Texas Rangers manager Chris Woodward was going to address his entire team before the start of MLB’s unprecedented summer training camp, just like he did when spring training opened about 4 1/2 months ago. It was on a Zoom call instead of in person this time.
When the New York Mets resume practice, 60-year-old hitting coach Chili Davis will be working with hitters remotely and not initially at Citi Field with players and other staff members. The Seattle Mariners have three assistant coaches who fall into the high-risk category for the coronavirus and will work remotely all season.
At Fenway Park, weights and other exercise equipment were set up Thursday in the concourse under the seats that Red Sox fans won’t be allowed to occupy when the season finally starts.
Things certainly are different for baseball’s resumption amid the pandemic, three weeks before the start of a 60-game regular season. The Rangers, Mets, Mariners and Red Sox are among the teams set for their first official summer workouts Friday, along with the defending World Series champion Washington Nationals minus first baseman Ryan Zimmerman and pitcher Joe Ross after they opted out of the season.
After the Toronto Blue Jays received a Canadian government exemption Thursday to work out at Rogers Centre, every team will be at its home ballpark to restart preseason workouts that abruptly came to a halt March 12 in Arizona and Florida.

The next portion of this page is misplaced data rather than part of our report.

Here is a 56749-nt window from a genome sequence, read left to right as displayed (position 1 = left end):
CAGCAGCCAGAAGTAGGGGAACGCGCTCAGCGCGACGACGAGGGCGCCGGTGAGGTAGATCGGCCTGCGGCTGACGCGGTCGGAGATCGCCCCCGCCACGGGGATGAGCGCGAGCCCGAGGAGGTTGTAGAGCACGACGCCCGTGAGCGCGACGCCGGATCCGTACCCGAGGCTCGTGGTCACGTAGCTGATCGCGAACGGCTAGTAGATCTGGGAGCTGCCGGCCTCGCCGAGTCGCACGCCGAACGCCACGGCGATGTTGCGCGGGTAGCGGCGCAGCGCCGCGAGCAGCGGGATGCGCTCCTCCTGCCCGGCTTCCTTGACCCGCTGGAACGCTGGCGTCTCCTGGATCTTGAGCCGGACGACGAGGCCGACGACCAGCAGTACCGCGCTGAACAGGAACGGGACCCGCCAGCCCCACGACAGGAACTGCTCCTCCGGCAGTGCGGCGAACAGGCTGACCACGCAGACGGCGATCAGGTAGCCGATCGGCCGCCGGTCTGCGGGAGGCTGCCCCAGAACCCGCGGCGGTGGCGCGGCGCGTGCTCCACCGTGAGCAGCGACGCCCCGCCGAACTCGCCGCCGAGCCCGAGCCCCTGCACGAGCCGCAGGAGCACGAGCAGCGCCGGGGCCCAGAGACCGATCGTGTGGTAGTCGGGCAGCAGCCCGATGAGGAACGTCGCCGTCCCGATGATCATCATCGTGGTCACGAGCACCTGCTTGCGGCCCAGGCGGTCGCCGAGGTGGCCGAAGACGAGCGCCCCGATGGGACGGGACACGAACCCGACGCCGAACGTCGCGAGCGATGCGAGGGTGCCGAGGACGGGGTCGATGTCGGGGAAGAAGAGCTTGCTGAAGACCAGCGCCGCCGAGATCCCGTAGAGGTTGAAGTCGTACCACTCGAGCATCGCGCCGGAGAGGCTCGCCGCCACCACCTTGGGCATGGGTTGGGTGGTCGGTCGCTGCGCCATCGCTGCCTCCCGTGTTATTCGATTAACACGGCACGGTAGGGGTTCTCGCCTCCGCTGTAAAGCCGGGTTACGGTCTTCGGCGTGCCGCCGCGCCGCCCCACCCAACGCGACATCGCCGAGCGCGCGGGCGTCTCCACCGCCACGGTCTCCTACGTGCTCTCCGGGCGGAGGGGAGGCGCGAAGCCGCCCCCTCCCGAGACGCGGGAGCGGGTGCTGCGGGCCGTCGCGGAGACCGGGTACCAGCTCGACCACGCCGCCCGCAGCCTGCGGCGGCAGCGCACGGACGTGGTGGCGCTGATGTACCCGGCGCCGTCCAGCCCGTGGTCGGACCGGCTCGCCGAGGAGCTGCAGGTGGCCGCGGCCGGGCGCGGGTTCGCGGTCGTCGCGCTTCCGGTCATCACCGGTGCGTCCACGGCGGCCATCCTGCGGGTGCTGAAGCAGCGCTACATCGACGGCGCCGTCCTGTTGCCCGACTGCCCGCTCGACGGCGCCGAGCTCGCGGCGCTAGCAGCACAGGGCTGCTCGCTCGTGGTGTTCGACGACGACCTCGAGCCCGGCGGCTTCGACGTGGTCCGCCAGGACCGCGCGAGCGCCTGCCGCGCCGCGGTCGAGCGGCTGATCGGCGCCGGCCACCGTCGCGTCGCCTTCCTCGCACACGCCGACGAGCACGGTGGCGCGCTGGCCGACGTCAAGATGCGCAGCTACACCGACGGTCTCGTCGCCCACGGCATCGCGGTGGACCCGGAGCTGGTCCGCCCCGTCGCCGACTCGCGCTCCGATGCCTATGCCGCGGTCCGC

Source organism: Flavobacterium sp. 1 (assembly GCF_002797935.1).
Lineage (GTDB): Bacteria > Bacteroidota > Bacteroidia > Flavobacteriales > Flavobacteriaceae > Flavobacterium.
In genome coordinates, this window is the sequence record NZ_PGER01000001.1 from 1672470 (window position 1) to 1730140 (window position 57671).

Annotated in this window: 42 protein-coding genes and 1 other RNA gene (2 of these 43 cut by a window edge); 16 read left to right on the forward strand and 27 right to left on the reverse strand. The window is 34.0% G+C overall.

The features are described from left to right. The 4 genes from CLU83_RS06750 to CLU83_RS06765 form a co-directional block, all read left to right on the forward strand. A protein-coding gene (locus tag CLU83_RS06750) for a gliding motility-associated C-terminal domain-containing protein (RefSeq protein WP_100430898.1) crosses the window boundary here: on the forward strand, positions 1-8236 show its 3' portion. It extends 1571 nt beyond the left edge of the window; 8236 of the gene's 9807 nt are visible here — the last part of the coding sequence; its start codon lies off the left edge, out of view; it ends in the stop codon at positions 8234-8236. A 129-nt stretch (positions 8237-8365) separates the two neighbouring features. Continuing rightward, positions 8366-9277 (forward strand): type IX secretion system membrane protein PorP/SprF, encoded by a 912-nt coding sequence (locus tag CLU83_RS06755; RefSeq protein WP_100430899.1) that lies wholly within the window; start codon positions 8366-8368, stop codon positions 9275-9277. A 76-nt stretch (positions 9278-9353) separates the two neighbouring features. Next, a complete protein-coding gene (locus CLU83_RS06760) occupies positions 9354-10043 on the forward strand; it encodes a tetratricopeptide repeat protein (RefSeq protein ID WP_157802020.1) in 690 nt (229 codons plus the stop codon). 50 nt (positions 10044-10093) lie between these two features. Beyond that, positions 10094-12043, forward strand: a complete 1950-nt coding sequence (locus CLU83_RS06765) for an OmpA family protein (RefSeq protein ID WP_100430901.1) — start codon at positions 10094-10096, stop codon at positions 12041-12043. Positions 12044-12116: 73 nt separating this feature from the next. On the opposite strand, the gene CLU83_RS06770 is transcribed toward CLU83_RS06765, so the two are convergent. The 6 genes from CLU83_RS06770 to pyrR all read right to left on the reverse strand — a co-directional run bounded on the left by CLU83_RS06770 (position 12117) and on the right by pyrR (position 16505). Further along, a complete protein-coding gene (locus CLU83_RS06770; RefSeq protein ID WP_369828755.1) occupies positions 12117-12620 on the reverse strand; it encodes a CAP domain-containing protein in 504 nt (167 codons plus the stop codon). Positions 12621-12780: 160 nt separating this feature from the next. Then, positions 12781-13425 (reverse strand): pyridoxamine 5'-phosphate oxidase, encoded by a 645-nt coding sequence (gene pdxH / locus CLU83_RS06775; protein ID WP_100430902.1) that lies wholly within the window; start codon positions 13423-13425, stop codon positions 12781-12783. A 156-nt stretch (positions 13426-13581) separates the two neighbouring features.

The Rangers will hold the first official team activity in their new retractable-roof stadium, even though some players have been working out there for several weeks. Players will be in different groups and times for workouts after Woodward’s remarks by video conference.
Along with some similarity to what he said in February when the team initially gathered at its spring training complex in Surprise, Arizona, Woodward is focusing on the protocols and safeguards put in place by MLB in response to COVID-19, and the urgency of being ready for the sprint of a season that will be 102 games shorter than usual.
“This is a little different. Following protocols, being safe, making sure we’re on time, sticking to schedules, those are things that are critical for our success this year,” he said. “If we can limit the amount of exposure we have, or the risk factor in getting this virus, the team that keeps their people on the field, their players on the field, is probably going to have an advantage.”
While the home ballparks are bigger than those at spring training, teams have to adjust to making a camp environment without having several extra fields next to each other, and the absence of some additional workout-specific spaces.
“It’s a great challenge. I mean, last week I think I grew a few more grey hairs just brainstorming through this,” first-year Mets manager Luis Rojas said. “But we’ve had fun definitely with the excitement of getting baseball back and going through this path. But we did come up with different ideas, and we’re going to stagger the guys. I mean, we’re going to come in in groups.”